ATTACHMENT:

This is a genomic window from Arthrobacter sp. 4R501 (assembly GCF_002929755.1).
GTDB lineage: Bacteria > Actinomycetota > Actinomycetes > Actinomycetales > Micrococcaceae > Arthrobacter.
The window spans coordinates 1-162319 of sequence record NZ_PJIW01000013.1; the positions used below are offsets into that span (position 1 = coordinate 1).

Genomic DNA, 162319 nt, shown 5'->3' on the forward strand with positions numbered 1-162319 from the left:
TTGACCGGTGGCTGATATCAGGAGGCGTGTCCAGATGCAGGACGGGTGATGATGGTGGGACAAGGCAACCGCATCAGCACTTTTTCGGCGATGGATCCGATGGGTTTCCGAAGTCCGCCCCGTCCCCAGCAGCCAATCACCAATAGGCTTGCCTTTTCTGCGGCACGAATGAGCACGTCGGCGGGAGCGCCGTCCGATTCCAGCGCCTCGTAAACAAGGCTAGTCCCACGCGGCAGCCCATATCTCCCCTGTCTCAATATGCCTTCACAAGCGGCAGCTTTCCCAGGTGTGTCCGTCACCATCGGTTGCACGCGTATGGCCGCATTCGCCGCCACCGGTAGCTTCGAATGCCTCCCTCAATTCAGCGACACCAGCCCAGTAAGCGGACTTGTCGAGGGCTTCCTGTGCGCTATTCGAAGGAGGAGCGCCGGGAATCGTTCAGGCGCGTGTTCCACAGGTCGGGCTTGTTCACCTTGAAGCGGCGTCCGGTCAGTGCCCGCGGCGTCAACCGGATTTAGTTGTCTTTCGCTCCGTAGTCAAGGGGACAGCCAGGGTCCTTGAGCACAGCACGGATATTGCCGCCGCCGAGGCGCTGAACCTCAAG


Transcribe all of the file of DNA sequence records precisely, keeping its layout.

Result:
This is a genomic window from Arthrobacter sp. 4R501 (assembly GCF_002929755.1).
GTDB lineage: Bacteria > Actinomycetota > Actinomycetes > Actinomycetales > Micrococcaceae > Arthrobacter.
The window spans coordinates 1-162319 of sequence record NZ_PJIW01000013.1; the positions used below are offsets into that span (position 1 = coordinate 1).

Genomic DNA, 162319 nt, shown 5'->3' on the forward strand with positions numbered 1-162319 from the left:
TTGACCGGTGGCTGATATCAGGAGGCGTGTCCAGATGCAGGACGGGTGATGATGGTGGGACAAGGCAACCGCATCAGCACTTTTTCGGCGATGGATCCGATGGGTTTCCGAAGTCCGCCCCGTCCCCAGCAGCCAATCACCAATAGGCTTGCCTTTTCTGCGGCACGAATGAGCACGTCGGCGGGAGCGCCGTCCGATTCCAGCGCCTCGTAAACAAGGCTAGTCCCACGCGGCAGCCCATATCTCCCCTGTCTCAATATGCCTTCACAAGCGGCAGCTTTCCCAGGTGTGTCCGTCACCATCGGTTGCACGCGTATGGCCGCATTCGCCGCCACCGGTAGCTTCGAATGCCTCCCTCAATTCAGCGACACCAGCCCAGTAAGCGGACTTGTCGAGGGCTTCCTGTGCGCTATTCGAAGGAGGAGCGCCGGGAATCGTTCAGGCGCGTGTTCCACAGGTCGGGCTTGTTCACCTTGAAGCGGCGTCCGGTCAGTGCCCGCGGCGTCAACCGGATTTAGTTGTCTTTCGCTCCGTAGTCAAGGGGACAGCCAGGGTCCTTGAGCACAGCACGGATATTGCCGCCGCCGAGGCGCTGAACCTCAAG